The opinion of the court was delivered by: MUNSON
MEMORANDUM-DECISION AND ORDER
These three companion cases arise out of a central set of simple, undisputed facts. On April 26, 1977, Food and Drug Administration (FDA) Inspectors William C. Lubas and Richard N. James commenced a routine, four-day inspection of the Hancock, New York, manufacturing facility operated by the Bard-Parker Division of Becton, Dickinson & Company. During the inspection, Lubas and James asked to view production records, and the like, under the FDA's new found authority of § 704(a) of the Food, Drug and Cosmetic Act, 21 U.S.C. § 374(a), claiming that the particular facility was engaged in the manufacture of restricted devices. The request to inspect that material was denied.
On May 6, 1977, the FDA sought, and obtained, a Warrant from this Court authorizing Inspector Lubas to inspect samples, equipment, materials, containers, labelling, and most importantly, other things including records, files, papers, processes, controls and facilities (77 Misc. 112, 135 N.Y.S. 1031). Upon his return with the Warrant to the Hancock facility on May 9, 1977, along with FDA Inspector Donald D. Howard, Lubas was allowed to view some of Bard-Parker's complaint files for about an hour. However, when the two returned the following day, they were refused access to Bard-Parker records and files.
On May 17, 1977, Becton Dickinson filed a Complaint (77-CV-181) with this Court seeking relief in the form of: 1) declaration that the FDA lacks authority to inspect records, files, papers, or other documents at the Hancock facility relating to "restricted devices" until such time as regulations are properly promulgated by the FDA, as required under the 1976 Medical Devices Amendments; 2) injunction against such an inspection until proper regulations are adopted; and 3) and Order vacating the Warrant of Inspection of May 6, 1977. In this action, the Government has moved for a dismissal, and Becton Dickinson has filed a cross-motion for summary judgment.
The Government commenced an action on September 6, 1977, (77-CV-337) seeking preliminary and permanent injunctive relief against further refusals to allow inspection of the items in issue. Named as defendants in that action are Becton Dickinson, Bard-Parker, Wesley J. Howe, President of Becton Dickinson, William L. Clark, Division Vice-President and General Manager of Bard-Parker, James A. Levy, Vice-President for Manufacturing of Bard-Parker, and Kenneth J. Summa, Plant Manager of Bard-Parker's facility at Hancock, New York. The Government has moved for a preliminary injunction with respect to this case, while the various defendants have asked for dismissal.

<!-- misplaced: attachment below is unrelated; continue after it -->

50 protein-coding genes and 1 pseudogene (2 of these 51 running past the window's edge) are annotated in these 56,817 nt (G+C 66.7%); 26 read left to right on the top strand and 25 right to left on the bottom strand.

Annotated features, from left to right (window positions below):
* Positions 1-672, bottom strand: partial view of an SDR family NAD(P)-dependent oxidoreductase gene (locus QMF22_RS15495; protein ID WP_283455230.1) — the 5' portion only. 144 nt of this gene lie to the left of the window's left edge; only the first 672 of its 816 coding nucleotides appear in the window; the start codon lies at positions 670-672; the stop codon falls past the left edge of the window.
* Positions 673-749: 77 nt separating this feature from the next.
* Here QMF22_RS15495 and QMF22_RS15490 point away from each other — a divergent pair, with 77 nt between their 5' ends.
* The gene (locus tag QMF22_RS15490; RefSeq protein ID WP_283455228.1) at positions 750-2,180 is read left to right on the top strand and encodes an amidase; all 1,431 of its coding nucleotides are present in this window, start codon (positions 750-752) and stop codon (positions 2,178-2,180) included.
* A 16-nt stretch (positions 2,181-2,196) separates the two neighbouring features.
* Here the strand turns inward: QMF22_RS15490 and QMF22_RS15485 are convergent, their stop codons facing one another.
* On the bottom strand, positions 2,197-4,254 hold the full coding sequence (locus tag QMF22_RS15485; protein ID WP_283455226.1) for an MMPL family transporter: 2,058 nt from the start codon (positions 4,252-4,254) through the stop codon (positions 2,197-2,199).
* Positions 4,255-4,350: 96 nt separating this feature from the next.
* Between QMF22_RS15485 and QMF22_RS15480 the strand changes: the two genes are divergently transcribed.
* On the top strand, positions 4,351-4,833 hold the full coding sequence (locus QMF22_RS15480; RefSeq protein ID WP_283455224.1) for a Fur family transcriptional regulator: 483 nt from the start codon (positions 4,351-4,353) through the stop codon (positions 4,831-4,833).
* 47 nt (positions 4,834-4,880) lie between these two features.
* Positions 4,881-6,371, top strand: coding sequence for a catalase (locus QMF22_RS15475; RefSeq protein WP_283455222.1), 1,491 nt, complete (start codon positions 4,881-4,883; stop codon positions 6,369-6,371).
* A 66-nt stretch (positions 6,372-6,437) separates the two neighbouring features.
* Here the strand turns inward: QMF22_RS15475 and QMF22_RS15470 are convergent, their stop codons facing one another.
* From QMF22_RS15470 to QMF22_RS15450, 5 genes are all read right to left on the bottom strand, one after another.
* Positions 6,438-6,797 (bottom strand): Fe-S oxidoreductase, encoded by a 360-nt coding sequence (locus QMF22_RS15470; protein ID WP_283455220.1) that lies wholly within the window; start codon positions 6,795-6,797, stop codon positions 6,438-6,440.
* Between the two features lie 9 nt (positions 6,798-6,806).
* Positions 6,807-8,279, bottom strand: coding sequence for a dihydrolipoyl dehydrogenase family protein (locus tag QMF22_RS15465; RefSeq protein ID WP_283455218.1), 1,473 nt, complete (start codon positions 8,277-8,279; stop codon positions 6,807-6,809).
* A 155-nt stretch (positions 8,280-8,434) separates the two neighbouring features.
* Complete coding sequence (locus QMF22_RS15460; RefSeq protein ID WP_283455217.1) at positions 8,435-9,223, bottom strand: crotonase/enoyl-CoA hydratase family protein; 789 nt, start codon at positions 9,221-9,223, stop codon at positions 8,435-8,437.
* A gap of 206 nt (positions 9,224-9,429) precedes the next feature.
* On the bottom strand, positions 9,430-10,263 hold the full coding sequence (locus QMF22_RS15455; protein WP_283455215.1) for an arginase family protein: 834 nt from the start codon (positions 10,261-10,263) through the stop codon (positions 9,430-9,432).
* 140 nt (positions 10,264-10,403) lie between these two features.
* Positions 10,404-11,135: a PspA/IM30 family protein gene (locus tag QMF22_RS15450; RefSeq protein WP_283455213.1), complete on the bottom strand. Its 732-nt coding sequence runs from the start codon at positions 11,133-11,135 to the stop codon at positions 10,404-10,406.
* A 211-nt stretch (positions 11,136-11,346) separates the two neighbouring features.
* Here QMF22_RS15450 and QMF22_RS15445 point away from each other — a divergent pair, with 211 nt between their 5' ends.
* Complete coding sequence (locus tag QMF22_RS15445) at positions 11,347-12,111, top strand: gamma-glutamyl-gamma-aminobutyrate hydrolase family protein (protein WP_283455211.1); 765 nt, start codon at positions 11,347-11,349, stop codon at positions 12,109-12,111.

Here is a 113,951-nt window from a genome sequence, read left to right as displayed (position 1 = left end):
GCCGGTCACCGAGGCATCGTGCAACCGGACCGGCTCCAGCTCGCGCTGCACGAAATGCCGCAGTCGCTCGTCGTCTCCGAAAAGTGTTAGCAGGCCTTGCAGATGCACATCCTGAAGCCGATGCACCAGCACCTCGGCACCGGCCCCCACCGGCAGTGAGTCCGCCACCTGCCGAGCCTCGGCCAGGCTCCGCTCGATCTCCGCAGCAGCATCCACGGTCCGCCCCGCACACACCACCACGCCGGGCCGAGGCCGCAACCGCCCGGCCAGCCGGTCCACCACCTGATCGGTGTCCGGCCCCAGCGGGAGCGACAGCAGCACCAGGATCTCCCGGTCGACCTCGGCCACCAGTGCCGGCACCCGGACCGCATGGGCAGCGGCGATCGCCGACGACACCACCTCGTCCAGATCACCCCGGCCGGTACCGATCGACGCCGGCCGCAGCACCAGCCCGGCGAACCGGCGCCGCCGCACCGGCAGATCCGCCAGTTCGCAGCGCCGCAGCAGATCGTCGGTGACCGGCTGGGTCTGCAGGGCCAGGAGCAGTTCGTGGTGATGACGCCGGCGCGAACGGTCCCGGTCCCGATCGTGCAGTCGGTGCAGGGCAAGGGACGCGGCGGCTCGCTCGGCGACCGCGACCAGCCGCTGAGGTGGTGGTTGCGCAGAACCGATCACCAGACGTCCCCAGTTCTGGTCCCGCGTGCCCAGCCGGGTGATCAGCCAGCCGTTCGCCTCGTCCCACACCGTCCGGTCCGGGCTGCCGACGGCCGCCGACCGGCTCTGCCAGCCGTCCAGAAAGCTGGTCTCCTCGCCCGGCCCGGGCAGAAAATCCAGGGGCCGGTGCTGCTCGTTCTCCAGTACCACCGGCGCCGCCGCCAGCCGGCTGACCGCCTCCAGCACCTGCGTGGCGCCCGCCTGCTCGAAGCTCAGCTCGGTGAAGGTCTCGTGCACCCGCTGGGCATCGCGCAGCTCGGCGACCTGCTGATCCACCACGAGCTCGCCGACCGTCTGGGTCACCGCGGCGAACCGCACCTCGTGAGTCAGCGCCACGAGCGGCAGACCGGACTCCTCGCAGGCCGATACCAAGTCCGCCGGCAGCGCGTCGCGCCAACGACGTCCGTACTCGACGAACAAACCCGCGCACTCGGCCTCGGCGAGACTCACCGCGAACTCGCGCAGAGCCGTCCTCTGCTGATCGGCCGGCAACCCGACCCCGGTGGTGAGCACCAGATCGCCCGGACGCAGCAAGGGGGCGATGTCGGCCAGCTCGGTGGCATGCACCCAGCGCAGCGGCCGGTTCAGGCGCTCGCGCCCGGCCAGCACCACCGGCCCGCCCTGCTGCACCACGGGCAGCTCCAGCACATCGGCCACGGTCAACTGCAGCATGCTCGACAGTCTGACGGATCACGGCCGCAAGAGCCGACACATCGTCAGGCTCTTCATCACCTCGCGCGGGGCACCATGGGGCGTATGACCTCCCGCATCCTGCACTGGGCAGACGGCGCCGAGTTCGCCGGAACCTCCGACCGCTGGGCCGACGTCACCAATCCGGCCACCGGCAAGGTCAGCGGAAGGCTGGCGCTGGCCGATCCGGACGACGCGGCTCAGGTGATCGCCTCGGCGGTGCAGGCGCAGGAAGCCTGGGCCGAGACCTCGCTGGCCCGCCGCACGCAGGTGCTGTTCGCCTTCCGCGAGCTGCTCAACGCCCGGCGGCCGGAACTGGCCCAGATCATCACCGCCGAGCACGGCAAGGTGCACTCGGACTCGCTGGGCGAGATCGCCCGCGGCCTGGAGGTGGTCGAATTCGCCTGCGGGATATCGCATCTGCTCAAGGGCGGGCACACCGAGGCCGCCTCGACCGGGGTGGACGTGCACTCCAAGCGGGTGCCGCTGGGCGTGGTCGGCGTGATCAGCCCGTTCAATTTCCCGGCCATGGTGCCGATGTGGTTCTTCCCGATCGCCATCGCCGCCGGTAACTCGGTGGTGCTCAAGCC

Also pending before the Court is a Petition of the Government to have Becton Dickinson, Bard-Parker, and Kenneth J. Summa adjudged in civil contempt for their continuing refusal to honor this Court's Warrant of Inspection (77 Misc. 112, 135 N.Y.S. 1031).
In 1976, Congress added to the Food, Drug and Cosmetic Act a series of provisions, commonly referred to as the Medical Device Amendments. Act of May 28, 1976, P.L. 94-295, 90 Stat. 539 (1976). Enacted in response to the proliferation of new and increasingly complex medical devices, many of which relate to the saving or supporting of life, the Act was intended to give the FDA increased authority to insure that such devices meet established safety standards prior to being put into use. See 1976 U.S. Code Cong. and Admin. News, p. 1070 et seq.
The primary thrust of the 1976 Amendments was to establish three basic classifications for medical devices: 1) those devices for which general controls would be adequate to insure safety and effectiveness (General Controls); 2) those for which performance standards must be established to insure safety and effectiveness (Performance Standards); and 3) those devices requiring premarket approval because of their particularly strong potentialities for causing illness or injury in their use (Premarket Approval). See Food, Drug and Cosmetic Act § 513, 21 U.S.C. § 360c. The provisions call for the seeking out of a wide range of inputs, both from experts in the field, practitioners, and members of the industry, in attempting to place specific medical devices into the appropriate categories.